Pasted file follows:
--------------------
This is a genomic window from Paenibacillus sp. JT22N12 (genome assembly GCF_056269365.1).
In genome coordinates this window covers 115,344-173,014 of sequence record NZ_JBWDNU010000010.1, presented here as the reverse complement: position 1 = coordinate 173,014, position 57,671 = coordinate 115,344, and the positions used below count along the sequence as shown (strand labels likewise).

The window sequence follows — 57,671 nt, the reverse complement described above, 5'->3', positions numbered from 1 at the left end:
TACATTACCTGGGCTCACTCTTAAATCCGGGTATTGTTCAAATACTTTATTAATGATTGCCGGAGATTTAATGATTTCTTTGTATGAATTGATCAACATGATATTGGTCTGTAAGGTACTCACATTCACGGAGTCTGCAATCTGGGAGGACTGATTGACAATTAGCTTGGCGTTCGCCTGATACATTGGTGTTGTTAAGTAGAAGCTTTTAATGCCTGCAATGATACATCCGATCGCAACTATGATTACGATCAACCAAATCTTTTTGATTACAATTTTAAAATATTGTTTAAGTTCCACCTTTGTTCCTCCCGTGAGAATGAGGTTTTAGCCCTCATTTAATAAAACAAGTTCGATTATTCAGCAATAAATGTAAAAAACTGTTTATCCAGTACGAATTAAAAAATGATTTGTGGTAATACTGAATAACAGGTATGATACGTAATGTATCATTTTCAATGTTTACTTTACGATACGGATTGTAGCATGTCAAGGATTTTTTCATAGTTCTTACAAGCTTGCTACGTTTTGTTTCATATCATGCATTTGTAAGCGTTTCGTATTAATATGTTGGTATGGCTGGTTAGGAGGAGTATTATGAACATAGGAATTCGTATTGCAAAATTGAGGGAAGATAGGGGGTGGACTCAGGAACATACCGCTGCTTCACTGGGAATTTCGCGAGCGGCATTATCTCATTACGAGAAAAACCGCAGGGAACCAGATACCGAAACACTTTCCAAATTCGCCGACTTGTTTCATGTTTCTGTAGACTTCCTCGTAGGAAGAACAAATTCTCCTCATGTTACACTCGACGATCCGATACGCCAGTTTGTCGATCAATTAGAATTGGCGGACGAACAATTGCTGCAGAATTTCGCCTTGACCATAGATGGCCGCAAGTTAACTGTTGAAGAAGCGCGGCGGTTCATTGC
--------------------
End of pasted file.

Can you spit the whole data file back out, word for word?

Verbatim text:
This is a genomic window from Paenibacillus sp. JT22N12 (genome assembly GCF_056269365.1).
In genome coordinates this window covers 115,344-173,014 of sequence record NZ_JBWDNU010000010.1, presented here as the reverse complement: position 1 = coordinate 173,014, position 57,671 = coordinate 115,344, and the positions used below count along the sequence as shown (strand labels likewise).

The window sequence follows — 57,671 nt, the reverse complement described above, 5'->3', positions numbered from 1 at the left end:
TACATTACCTGGGCTCACTCTTAAATCCGGGTATTGTTCAAATACTTTATTAATGATTGCCGGAGATTTAATGATTTCTTTGTATGAATTGATCAACATGATATTGGTCTGTAAGGTACTCACATTCACGGAGTCTGCAATCTGGGAGGACTGATTGACAATTAGCTTGGCGTTCGCCTGATACATTGGTGTTGTTAAGTAGAAGCTTTTAATGCCTGCAATGATACATCCGATCGCAACTATGATTACGATCAACCAAATCTTTTTGATTACAATTTTAAAATATTGTTTAAGTTCCACCTTTGTTCCTCCCGTGAGAATGAGGTTTTAGCCCTCATTTAATAAAACAAGTTCGATTATTCAGCAATAAATGTAAAAAACTGTTTATCCAGTACGAATTAAAAAATGATTTGTGGTAATACTGAATAACAGGTATGATACGTAATGTATCATTTTCAATGTTTACTTTACGATACGGATTGTAGCATGTCAAGGATTTTTTCATAGTTCTTACAAGCTTGCTACGTTTTGTTTCATATCATGCATTTGTAAGCGTTTCGTATTAATATGTTGGTATGGCTGGTTAGGAGGAGTATTATGAACATAGGAATTCGTATTGCAAAATTGAGGGAAGATAGGGGGTGGACTCAGGAACATACCGCTGCTTCACTGGGAATTTCGCGAGCGGCATTATCTCATTACGAGAAAAACCGCAGGGAACCAGATACCGAAACACTTTCCAAATTCGCCGACTTGTTTCATGTTTCTGTAGACTTCCTCGTAGGAAGAACAAATTCTCCTCATGTTACACTCGACGATCCGATACGCCAGTTTGTCGATCAATTAGAATTGGCGGACGAACAATTGCTGCAGAATTTCGCCTTGACCATAGATGGCCGCAAGTTAACTGTTGAAGAAGCGCGGCGGTTCATTGC